In this clinical trial the aim was a HKA valgus angle of 4°. We found a postoperative angle of 3.8° (SD 2.2, range 1.0–10.6) in the OWO group and 4.3° (SD 2.7, range 1.0–12.0) in the CWO group. We observed no loss of correction after one-year follow-up. Thus, we conclude that both techniques led to an accurate and reliable correction with locked plate fixation.

In varus osteoarthritis of the knee, often a pseudo medial hyperlaxity is observed due to the loss of medial joint space. Because the osteotomy is located proximally to the superficial medial collateral ligament, opening the osteotomy will (re-)tighten the medial structures. Hoell et al. investigated the influence of HTO on the medial and lateral collateral stability. After OWO they found a shift from second (5–10 mm) and third degree (>10 mm) to first degree (<5 mm) medial instability. In their study, the level of instability was determined by physical examination, which is not very objective [11]. We observed a significant decrease in medial collateral laxity of the knee after OWO. The lateral and medial collateral laxity was measured with a specially developed device which enables objective reliable and reproducible varus and valgus measurements [20]. If the medial collateral ligament is tensioned excessively, e.g. in large corrections, the pressure in the medial joint compartment may increase. To prevent this and to obtain the desired correction the superficial medial collateral ligament should be partially released to allow for proper opening of the osteotomy.

OWO proximal to the tibial tuberosity has been reported to cause patella baja [5, 14, 23]. Closed wedge osteotomy (CWO) has been shown to lead to both patella baja and alta. These alterations in patellar height have been attributed to the proximalisation (CWO) or distalisation (OWO) of the tibial tuberosity following HTO. Furthermore, scarring, adhesions and contracture of the patella ligament are mentioned to cause lowering of the patella in CWO [22]. As expected, we observed that the mean patellar height significantly decreased in the OWO group. We saw no significant change in patellar height after CWO. We advise performing a distal tuberosity osteotomy to prevent distalisation of the tibial tuberosity with OWO in large corrections or in cases of preexistent patella baja [8].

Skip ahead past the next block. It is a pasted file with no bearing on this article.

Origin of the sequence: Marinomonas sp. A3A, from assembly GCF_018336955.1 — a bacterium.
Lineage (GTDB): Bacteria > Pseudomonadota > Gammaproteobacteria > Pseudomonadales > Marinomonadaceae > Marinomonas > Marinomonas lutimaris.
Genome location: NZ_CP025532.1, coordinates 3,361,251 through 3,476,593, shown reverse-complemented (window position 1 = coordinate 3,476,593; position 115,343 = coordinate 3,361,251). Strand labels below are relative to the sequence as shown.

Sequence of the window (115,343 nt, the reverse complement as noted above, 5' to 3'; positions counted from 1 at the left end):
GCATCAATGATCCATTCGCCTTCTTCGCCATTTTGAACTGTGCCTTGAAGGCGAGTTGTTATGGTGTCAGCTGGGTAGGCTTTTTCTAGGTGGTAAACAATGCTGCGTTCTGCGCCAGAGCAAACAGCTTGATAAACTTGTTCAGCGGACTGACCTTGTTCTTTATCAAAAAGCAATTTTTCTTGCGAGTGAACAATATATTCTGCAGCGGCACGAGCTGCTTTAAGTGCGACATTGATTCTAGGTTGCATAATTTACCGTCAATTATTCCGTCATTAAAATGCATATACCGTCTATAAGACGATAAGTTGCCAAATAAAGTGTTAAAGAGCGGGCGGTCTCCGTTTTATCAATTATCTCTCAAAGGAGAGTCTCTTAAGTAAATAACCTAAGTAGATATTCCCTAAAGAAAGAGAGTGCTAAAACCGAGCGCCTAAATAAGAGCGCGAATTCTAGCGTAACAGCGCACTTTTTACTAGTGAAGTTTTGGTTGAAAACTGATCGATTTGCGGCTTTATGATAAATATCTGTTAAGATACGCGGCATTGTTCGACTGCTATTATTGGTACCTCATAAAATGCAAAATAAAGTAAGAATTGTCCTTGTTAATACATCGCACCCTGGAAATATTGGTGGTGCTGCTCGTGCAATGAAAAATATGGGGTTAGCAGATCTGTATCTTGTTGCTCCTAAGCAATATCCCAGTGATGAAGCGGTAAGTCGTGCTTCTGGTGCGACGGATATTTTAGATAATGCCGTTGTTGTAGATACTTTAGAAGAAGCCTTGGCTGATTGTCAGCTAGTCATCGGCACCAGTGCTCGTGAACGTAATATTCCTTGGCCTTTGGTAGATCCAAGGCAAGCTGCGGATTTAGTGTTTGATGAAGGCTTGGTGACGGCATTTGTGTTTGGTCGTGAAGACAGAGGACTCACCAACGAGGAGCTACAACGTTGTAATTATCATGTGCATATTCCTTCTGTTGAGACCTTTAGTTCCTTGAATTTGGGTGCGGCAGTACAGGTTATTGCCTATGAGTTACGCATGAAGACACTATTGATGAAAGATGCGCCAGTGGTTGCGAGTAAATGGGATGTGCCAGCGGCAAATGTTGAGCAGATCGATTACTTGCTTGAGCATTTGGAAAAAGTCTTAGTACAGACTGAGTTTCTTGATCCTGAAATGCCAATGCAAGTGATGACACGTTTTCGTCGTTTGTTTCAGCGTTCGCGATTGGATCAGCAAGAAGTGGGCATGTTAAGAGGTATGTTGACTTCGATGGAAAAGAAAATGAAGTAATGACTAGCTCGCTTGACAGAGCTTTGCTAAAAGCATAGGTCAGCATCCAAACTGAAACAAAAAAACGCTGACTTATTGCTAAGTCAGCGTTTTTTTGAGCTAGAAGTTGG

To our knowledge, this study is the first randomised clinical trial comparing OWO and CWO using rigid locked implants and the same functional postoperative treatment protocol in both groups. At one-year follow-up we found significant improvements of WOMAC and KS scores in both groups. Furthermore, all patients had much less pain and were significantly satisfied with the treatment. There were no differences in outcome between the groups. The medial collateral laxity and the patellar height significantly decreased after OWO.

In literature, a wide range of adverse events have been reported for both the OWO and CWO techniques [24, 25]. Accurate preoperative planning and a meticulous surgical technique with the use of rigid stable implants can minimise the complication rate.

We found more adverse events in the CWO group. Overall, complication rates were low in both groups.

The authors are aware that this study concerns only a short-term follow-up. Longer follow-up is essential to obtain information about the ongoing clinical results in both groups. Nevertheless, this study has shown that both osteotomy techniques led to good and comparable clinical results. Surgery time was significantly longer in the CWO group, and complications were more frequent in this group. In large OWO corrections, the tightening of the medial collateral ligament and lowering of the patella should be addressed by the surgeon. Along with the fact that the OWO procedure is less demanding and that it offers the surgeon more opportunities to vary the amount of valgus and slope correction intraoperatively, the authors prefer the OWO in their clinical practices. In this study OWO showed comparable results to CWO and it was a safe and reproducible technique. Furthermore, the osteotomy of the fibula along with its rather high comorbidity of pain, pseudoarthrosis and peroneal nerve palsy, is not necessary with OWO. This technique seems to be more predictable for correcting varus deformities of the knee.


Open Access This article is distributed under the terms of the Creative Commons Attribution Noncommercial License which permits any noncommercial use, distribution, and reproduction in any medium, provided the original author(s) and source are credited.